Not that this is anything new: each generation’s obstacles to interpersonal intimacy provide the subject for much of its lasting thought and art, whether the obstacle be Victorian behavioral codes or postwar plasticity. Mostly recently, and demographically adjacent, the 90s Amerindies of Noah Baumbach and his ilk portrayed the missed connections of overeducated, overmannered, oversocialized postcollegiates; Kicking and Screaming’s paralyzed hyperarticulates could be on the receiving end of The Hold Steady’s admonishment to John Berryman: “You’re pretty good with words, but words won’t save your life.”
Now, though, words are something else: in an era (and, for the mumblecore directors, a filmmaking climate) of unprecedented self-consciousness, the defensive devices of irony, qualifiers and caveats pepper speech patterns. Funny Ha Ha and Mutual Appreciation, the first two films by Andrew Bujalski, mumblecore’s first and still brightest star, are frequently referred to as “comedies of manners.” And they are, in senses both contemporary—how to act at an awkward, underpopulated party?—and classical: his plots are rife with love triangles, flirtations, attractions alluded to but not acted on, and impulse marriages; his characters agonize over potential infidelities as much as anyone in Edith Wharton (or at least Scorsese’s The Age of Innocence.) The subject of Bujalski’s films remains communication and interaction.
Hannah Takes the Stairs, however, is a study of Hannah’s self-knowledge and self-expression, so it’s necessarily a more navel-gazing work. Not infrequently, the filmmakers mirror the knee-jerk self-defense of their characters: in the Duplass Brothers’ The Puffy Chair, the treatment of the character played by Mark Duplass is so pervasively, automatically critical—his behavior in difficult situations, romantic and otherwise, so inevitably self-regarding, passive-aggressive, and oblivious—that it’s not actually honest. Mumblecore frequently risks fallacy of imitative form criticisms; it’s hard to make a film about self-absorption or inarcticulacy without succumbing to it.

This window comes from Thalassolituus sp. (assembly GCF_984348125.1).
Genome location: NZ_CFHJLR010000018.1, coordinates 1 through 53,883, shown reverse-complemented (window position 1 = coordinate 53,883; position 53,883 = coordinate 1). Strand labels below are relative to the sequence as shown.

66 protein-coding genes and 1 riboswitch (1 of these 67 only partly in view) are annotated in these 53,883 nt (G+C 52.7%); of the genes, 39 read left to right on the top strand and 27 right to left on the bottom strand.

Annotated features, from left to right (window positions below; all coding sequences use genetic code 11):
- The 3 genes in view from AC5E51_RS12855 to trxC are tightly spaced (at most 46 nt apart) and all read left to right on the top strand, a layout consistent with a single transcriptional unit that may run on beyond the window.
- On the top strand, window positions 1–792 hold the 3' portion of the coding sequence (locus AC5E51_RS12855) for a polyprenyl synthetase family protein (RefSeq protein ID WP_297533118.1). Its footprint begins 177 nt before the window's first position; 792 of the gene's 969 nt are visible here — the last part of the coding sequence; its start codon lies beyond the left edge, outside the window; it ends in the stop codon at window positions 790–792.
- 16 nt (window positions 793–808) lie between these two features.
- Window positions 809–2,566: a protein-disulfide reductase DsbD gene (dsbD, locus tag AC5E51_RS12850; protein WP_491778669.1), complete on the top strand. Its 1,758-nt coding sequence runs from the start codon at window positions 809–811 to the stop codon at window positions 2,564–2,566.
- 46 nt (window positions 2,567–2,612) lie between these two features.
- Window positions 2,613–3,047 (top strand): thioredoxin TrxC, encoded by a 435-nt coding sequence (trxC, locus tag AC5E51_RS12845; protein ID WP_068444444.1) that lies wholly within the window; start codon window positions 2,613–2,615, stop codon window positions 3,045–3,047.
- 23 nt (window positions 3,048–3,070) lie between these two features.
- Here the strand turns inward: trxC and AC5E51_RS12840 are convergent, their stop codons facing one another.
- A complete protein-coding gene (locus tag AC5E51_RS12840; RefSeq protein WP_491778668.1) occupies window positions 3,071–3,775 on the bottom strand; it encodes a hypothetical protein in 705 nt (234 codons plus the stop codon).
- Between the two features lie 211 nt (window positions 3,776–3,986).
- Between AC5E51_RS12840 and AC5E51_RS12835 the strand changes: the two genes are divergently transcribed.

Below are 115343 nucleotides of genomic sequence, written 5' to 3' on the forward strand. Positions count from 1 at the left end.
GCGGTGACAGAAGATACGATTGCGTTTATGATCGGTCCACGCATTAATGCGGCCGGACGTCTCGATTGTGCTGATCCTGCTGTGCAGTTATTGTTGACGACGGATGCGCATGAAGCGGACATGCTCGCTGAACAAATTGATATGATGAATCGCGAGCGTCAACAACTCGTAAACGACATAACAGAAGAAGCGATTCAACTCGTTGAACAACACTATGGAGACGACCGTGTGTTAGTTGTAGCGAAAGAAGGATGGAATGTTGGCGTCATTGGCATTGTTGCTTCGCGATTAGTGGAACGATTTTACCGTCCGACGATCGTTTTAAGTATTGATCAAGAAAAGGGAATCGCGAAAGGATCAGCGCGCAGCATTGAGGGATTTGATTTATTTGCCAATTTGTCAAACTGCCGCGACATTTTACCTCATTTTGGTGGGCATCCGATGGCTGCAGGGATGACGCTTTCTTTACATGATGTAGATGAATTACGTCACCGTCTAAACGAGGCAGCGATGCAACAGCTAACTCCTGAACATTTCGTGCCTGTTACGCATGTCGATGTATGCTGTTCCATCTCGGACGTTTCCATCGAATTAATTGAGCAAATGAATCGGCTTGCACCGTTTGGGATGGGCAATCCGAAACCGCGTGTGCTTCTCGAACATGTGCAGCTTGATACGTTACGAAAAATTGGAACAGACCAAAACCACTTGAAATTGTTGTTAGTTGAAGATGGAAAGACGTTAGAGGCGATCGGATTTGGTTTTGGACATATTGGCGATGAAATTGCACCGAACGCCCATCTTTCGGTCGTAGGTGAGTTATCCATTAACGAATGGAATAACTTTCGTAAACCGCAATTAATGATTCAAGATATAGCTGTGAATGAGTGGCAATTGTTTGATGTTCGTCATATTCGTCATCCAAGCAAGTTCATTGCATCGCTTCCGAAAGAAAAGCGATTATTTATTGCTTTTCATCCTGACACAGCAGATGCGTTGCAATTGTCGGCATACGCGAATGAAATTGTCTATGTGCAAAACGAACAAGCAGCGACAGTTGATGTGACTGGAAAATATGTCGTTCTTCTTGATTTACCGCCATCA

There is also the question of aesthetics: Swanberg also directs an online “indie soap opera” called Young American Bodies (youngamericanbodies.com), and his feature films, with their extreme close-ups of people talking and/or fucking, play much better at 320 pixels by 240 pixels. Shooting on video, often with an amateur crew, it’s easy to assume that there is a set D.I.Y. aesthetic. This goes along with the ingrained assumption of an inverse relationship between aesthetic and formal polish and emotional “truth”—an absurd notion even without the scare quotes.
As the mumblecore directors have grown up, though, they’ve become more attuned to the world around them. The hi-def autumnal hues and street light glow of Katz’s Quiet City—like stepping out the party for some fresh air—mark it as the series’ most visually interested, and interesting, entry. With its F train transposition of Before Sunrise—a visitor and a Park Slope homebody unexpectedly spend a platonic weekend together—it’s also the purest exploration of communication. At first, Jamie (Erin Fisher) and Charlie (Cris Lankenau) strain to keep their conversation going with anecdotes gently ironic silliness; soon, perhaps because it’s easier to be frank about your life with somebody who isn’t in it, they’re candidly discussing their romantic fears. Quiet City has its share of mumblecore moments—currents of worry about long-term relationships, or making it in the city, are pointedly just below the surface—but more than any other films in the movement, it’s hopeful about the possibility of the characters’ ability to unlock the doors between each other. Towards the end of the film, Jamie and Charlie ride the G train home from a party; sleepily, she puts her head on his shoulder like a character out of Wong Kar-wai. It is, finally, a moment of connection, two people letting words fade away.
Mark Asch is the Film Editor of The L Magazine. He lives in Bed-Stuy.